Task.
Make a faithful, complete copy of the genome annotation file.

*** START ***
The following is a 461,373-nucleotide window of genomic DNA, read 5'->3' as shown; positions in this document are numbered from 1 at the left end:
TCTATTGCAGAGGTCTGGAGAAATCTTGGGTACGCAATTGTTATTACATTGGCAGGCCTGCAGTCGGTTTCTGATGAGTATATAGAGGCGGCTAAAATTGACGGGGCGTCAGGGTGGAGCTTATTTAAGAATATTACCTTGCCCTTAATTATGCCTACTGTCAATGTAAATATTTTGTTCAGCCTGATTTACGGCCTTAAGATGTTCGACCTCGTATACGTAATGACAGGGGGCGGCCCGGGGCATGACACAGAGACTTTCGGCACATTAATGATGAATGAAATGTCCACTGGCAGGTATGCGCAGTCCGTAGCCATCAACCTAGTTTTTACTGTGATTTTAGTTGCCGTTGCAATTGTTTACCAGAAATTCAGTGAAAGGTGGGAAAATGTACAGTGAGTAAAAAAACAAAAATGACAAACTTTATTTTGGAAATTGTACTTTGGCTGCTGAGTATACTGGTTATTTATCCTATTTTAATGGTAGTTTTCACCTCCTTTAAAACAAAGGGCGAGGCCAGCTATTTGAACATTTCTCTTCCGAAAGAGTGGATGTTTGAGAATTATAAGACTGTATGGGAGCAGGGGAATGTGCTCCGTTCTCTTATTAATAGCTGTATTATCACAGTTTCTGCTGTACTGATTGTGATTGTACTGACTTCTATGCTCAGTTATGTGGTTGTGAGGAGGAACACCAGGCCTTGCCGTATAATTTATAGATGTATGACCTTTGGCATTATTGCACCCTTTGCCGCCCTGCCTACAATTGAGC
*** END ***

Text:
The following is a 461,373-nucleotide window of genomic DNA, read 5'->3' as shown; positions in this document are numbered from 1 at the left end:
TCTATTGCAGAGGTCTGGAGAAATCTTGGGTACGCAATTGTTATTACATTGGCAGGCCTGCAGTCGGTTTCTGATGAGTATATAGAGGCGGCTAAAATTGACGGGGCGTCAGGGTGGAGCTTATTTAAGAATATTACCTTGCCCTTAATTATGCCTACTGTCAATGTAAATATTTTGTTCAGCCTGATTTACGGCCTTAAGATGTTCGACCTCGTATACGTAATGACAGGGGGCGGCCCGGGGCATGACACAGAGACTTTCGGCACATTAATGATGAATGAAATGTCCACTGGCAGGTATGCGCAGTCCGTAGCCATCAACCTAGTTTTTACTGTGATTTTAGTTGCCGTTGCAATTGTTTACCAGAAATTCAGTGAAAGGTGGGAAAATGTACAGTGAGTAAAAAAACAAAAATGACAAACTTTATTTTGGAAATTGTACTTTGGCTGCTGAGTATACTGGTTATTTATCCTATTTTAATGGTAGTTTTCACCTCCTTTAAAACAAAGGGCGAGGCCAGCTATTTGAACATTTCTCTTCCGAAAGAGTGGATGTTTGAGAATTATAAGACTGTATGGGAGCAGGGGAATGTGCTCCGTTCTCTTATTAATAGCTGTATTATCACAGTTTCTGCTGTACTGATTGTGATTGTACTGACTTCTATGCTCAGTTATGTGGTTGTGAGGAGGAACACCAGGCCTTGCCGTATAATTTATAGATGTATGACCTTTGGCATTATTGCACCCTTTGCCGCCCTGCCTACAATTGAGC